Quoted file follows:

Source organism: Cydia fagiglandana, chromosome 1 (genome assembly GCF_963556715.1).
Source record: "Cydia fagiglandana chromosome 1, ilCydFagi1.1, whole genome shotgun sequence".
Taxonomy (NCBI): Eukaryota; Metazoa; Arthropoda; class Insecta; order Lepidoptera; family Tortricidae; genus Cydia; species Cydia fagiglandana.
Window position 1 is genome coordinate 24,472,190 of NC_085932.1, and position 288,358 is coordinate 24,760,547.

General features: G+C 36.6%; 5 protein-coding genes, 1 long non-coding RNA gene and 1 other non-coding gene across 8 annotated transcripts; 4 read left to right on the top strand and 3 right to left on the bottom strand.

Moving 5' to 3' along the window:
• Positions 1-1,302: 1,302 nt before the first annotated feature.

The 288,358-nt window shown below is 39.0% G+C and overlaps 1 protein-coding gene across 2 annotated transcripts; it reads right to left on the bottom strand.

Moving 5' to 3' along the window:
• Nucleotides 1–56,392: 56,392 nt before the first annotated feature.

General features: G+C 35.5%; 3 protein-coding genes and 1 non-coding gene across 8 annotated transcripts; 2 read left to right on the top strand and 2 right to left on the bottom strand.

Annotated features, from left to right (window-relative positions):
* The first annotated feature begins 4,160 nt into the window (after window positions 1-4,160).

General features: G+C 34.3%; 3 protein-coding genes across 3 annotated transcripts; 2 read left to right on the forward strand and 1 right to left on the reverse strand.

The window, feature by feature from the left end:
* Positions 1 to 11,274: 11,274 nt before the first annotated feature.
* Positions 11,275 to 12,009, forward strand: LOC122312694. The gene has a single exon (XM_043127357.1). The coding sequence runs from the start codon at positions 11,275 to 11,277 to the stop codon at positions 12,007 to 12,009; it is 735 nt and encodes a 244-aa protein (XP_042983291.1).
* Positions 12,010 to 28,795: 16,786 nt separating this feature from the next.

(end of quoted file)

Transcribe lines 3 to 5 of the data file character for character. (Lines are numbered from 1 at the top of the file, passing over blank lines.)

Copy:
Taxonomy (NCBI): Eukaryota; Metazoa; Arthropoda; class Insecta; order Lepidoptera; family Tortricidae; genus Cydia; species Cydia fagiglandana.
Window position 1 is genome coordinate 24,472,190 of NC_085932.1, and position 288,358 is coordinate 24,760,547.

General features: G+C 36.6%; 5 protein-coding genes, 1 long non-coding RNA gene and 1 other non-coding gene across 8 annotated transcripts; 4 read left to right on the top strand and 3 right to left on the bottom strand.